This is the nifty bit.

First of all you have to decide what kind of check to do. As said before, I decided that I wanted to see if the smtp server was returning a 220 as response and to check if there weren't any file in the queue dir older than 10 minutes.

Once decided what to do, you have to write a script to do it.

Since I already had ActivePerl on the machine to do other stuff, I decided to write a simple perl script to do the job. The script, like all Nagios scripts, has to do a check and then return an error code depending on the result. The error code can be 0 to signal "ok, no problem", 1 for "Warning" and 2 for "error" (or "critical"). A text message can be returned to give more informations about what went wrong.

You can see my simple script here. Note that the 'queue' directory is hard-coded in it, this is not really nice but hey! is just one machine and I didn't wanted to over-elaborate the thing. Also, error checking is basically non-existant.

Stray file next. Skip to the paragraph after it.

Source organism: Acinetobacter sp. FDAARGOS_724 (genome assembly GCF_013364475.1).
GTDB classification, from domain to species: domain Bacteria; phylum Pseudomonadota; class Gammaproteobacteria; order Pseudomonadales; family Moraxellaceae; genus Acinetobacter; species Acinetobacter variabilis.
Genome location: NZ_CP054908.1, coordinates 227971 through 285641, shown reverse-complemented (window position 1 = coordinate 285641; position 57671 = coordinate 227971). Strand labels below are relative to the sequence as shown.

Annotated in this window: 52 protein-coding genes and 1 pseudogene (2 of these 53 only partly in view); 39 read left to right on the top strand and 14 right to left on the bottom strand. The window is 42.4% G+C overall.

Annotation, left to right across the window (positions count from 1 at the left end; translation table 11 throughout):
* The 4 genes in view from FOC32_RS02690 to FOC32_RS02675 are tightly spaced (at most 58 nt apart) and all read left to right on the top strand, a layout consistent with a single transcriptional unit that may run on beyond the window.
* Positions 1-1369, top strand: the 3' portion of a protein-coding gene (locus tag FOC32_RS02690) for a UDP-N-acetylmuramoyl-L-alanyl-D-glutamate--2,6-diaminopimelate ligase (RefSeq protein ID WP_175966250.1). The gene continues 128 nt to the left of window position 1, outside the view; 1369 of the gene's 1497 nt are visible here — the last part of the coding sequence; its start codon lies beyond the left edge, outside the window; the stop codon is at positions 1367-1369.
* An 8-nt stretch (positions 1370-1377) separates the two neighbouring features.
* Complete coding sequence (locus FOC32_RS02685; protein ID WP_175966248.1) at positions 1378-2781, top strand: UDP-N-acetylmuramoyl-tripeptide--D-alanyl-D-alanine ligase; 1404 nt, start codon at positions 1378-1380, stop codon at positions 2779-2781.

Put the script on the server and try it a couple of time, just to be sure that it does its tricks, is not a bad idea to alter it to check different directories to see if it does really pick up files older than 10 minutes and so on. I also found very helpful to have an "utility" script to call the script through, using a .bat file that calls perl and the script.

Now it cames the scary part: attach it to NSClient and Nagios.

You'll have to change the configuration of NSClient (doh!). What you need to be sure is that you have the following bits added to your nsc.ini:



[External Script]

[External Scripts]
check_iis_smtp=perl scripts\